Exercise and Transversus Abdominis Muscle Atrophy after 60-d Bed Rest

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This study aimed to investigate atrophy in the deep abdominal muscles, spinal extensors, and the effect of high-load resistive exercise with and without whole-body vibration after 60 d of strict bed rest.


Twenty-four subjects underwent 60 d of head-down tilt bed rest and performed either resistive vibration exercise (RVE), resistive exercise only (RE), or no exercise control (2nd Berlin BedRest Study). The thickness of the transversus abdominis, internal oblique, and erector spinae muscles and the area of the multifidus muscle were measured bilaterally via real-time ultrasound. Intention-to-treat analysis was implemented, and P values were adjusted by the false discovery rate method.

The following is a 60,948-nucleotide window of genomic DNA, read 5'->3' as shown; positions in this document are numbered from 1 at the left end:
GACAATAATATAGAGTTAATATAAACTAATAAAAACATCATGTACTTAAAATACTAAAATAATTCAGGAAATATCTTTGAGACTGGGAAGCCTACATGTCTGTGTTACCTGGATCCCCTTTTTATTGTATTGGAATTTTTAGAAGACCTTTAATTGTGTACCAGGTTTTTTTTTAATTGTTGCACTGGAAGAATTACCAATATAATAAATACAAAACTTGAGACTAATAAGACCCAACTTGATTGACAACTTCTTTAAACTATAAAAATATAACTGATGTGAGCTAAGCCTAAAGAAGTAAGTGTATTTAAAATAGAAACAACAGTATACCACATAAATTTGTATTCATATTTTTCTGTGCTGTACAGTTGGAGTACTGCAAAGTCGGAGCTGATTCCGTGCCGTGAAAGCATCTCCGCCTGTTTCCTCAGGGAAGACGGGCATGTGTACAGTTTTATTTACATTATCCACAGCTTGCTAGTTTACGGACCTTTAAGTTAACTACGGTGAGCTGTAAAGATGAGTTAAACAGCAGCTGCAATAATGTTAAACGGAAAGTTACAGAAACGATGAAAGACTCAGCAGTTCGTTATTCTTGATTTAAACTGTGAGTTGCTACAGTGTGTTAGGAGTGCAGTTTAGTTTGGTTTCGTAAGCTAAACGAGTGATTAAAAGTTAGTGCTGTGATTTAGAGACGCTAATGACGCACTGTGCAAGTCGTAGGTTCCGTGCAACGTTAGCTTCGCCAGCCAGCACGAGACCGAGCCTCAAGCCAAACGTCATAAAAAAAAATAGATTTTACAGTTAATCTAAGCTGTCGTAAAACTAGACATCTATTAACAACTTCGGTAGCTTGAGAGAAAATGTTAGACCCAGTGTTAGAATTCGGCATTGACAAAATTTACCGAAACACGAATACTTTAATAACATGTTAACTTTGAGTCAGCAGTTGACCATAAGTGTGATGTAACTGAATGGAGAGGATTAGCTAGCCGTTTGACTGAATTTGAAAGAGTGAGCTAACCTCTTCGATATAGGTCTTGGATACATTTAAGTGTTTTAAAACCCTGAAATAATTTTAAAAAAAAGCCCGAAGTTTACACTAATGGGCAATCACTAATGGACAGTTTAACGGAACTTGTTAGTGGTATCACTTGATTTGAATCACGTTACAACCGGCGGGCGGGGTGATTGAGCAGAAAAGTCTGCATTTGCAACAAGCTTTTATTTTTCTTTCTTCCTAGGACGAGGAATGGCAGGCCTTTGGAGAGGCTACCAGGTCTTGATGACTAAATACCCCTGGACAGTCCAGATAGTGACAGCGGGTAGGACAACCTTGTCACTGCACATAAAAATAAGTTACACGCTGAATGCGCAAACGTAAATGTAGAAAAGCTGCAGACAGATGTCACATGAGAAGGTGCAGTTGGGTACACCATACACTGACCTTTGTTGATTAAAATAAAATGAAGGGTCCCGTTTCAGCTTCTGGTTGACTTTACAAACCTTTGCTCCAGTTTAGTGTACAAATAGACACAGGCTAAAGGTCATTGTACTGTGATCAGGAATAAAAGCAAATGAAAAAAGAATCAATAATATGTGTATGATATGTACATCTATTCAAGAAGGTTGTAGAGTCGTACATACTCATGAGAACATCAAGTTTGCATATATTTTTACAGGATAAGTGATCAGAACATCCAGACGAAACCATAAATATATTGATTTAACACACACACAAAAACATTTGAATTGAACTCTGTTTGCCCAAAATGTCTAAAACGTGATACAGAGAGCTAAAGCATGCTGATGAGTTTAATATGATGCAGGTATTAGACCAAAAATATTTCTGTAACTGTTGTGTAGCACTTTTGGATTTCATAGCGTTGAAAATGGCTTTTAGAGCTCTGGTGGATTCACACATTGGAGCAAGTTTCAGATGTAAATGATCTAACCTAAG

At the end of the bed rest, transversus abdominis thickness was reduced by 18.3% in the inactive group (P = 0.00011) with no significant change in the RVE (−4.0%; P = 0.014 vs control) or RE (−5.0%; P = 0.10 vs control) groups. In the inactive subjects, internal oblique thickness reduced by 10.6% (P = 0.0025) and by 7% (P > 0.05) in each of the training groups. The lengthening of the lumbar spine was greatest on day 1 (+7.4%, P = 0.004) and day 2 (+6.3%, P = 0.004; day 54: +4.1%, P = 0.023). A 4.7% reduction of multifidus area was observed on day 1 of bed rest (P = 0.0049) and a 4.2% reduction of erector spinae thickness was observed on day 2 (P = 0.0011). Extensor atrophy and spinal lengthening was not affected by exercise. No significant difference was seen between RVE and RE.


Bed rest leads to atrophy of the transversus abdominis and internal oblique muscles. The exercise program, which implemented lower-limb and back extension exercises against shoulder restraints, was able to reduce atrophy seen in transversus abdominis in bed rest.

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